Farmers in the Punjab region of Pakistan are now witnessing a significant decrease in rice production due to climate change. Those who rely on agriculture for their livelihood are the most concerned, based on a 2014 study of 450 households. More than half of those households adapted their farming to climate change.
Bodies of water and water scarcity, though very prominent concepts in this field of study, are not the only major factors when weighing the idea of visible climate change. For example, a 2021 study on the citizens’ perception of geohazards was conducted in the Veneto region of northeastern Italy as part of the European Project RESPONSe (Interreg Italy–Croatia). Younger people were shown to be more invested in individual environmental impact versus older adults who were concerned about geohazards. The study was split between those who lived in the hinterlands and low coastal areas. Those shown living in the hinterlands were more inclined to be wary of geohazards and their risks. As those areas were said to be more susceptible to natural disasters, the study highlighted a larger awareness of natural hazards by those who historically are more vulnerable due to their proximity. While residents in general were aware due to their closeness to water sources, research also implies that there is translation needed between the framing of climate change and the immediate impacts to their living area for those who did not live in particularly affected areas.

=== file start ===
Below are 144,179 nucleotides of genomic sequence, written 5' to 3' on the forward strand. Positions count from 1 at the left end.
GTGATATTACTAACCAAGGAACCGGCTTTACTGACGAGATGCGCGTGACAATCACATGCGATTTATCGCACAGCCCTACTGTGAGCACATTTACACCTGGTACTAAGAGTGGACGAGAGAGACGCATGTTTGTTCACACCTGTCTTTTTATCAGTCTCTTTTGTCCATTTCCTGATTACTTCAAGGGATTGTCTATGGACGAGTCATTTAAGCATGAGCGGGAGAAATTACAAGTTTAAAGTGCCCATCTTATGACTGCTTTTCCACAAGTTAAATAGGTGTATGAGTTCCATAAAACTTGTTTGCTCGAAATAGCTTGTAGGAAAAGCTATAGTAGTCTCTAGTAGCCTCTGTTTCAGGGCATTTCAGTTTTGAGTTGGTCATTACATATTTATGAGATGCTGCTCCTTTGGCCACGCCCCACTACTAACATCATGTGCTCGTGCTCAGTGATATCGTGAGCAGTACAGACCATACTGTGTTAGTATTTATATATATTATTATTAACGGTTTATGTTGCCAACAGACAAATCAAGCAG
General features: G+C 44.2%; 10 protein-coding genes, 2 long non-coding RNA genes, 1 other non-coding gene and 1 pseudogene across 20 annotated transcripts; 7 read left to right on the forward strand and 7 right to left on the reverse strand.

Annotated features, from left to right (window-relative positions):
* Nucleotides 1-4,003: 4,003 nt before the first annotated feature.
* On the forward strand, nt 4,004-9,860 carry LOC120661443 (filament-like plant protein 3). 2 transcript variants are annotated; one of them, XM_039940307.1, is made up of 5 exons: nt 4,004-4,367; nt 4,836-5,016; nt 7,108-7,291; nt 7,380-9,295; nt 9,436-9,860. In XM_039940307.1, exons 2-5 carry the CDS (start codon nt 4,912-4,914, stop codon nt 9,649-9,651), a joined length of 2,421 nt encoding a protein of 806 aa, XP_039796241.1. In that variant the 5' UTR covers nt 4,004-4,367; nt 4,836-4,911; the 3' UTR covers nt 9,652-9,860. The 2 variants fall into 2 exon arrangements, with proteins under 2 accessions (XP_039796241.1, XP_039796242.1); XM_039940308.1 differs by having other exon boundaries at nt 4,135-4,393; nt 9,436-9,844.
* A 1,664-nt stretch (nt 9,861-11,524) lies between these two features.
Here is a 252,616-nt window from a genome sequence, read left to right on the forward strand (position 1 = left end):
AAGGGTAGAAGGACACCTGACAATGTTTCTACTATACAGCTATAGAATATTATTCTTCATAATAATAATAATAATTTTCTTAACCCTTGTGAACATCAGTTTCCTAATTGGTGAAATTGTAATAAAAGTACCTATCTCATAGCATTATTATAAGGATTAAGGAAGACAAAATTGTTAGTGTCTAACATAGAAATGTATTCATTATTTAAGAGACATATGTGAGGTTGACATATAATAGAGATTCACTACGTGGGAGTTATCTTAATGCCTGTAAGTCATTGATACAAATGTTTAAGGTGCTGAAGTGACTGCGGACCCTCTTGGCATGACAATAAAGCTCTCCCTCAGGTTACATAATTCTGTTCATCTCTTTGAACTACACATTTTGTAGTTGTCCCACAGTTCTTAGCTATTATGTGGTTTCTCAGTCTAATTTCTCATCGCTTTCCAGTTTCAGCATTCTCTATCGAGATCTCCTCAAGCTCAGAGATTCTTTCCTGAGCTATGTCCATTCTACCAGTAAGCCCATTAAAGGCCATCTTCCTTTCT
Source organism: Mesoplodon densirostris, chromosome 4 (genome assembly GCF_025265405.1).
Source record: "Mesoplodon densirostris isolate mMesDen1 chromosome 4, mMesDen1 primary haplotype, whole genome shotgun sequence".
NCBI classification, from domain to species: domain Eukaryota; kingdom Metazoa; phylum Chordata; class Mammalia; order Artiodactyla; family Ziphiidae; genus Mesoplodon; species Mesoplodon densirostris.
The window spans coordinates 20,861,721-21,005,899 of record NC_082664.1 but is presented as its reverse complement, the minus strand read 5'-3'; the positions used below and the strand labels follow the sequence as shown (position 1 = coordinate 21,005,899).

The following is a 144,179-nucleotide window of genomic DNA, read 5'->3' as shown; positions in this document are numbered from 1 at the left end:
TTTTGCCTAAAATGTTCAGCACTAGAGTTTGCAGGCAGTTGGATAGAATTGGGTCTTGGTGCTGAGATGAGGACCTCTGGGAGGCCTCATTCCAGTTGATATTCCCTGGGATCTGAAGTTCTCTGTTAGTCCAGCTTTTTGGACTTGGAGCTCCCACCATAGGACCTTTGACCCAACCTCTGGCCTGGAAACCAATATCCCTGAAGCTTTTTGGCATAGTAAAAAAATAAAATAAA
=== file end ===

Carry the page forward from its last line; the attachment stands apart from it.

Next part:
There are other factors when it comes to visibility for the individual and personally witnessing climate change. While education has been aforementioned and studied as a factor, materials of one’s study have also been investigated as a factor of visibility. After studying Portuguese public higher education institutions in 2021, those in the natural and environmental sciences are more inclined to do environment-friendly practices such as recycle and willingness to work for lower salaries for companies that commit to climate change action. Students in the sciences and engineering majors were least likely to do so. While this result can be attributed to initial interest in those areas to begin with, most students were said to be concerned about climate change and said that there needed to be more material about climate change needed to be implemented in their institution’s curriculum. Younger students were more likely to be extremely concerned, although the authors' speculated this to be a product of greater social media literacy.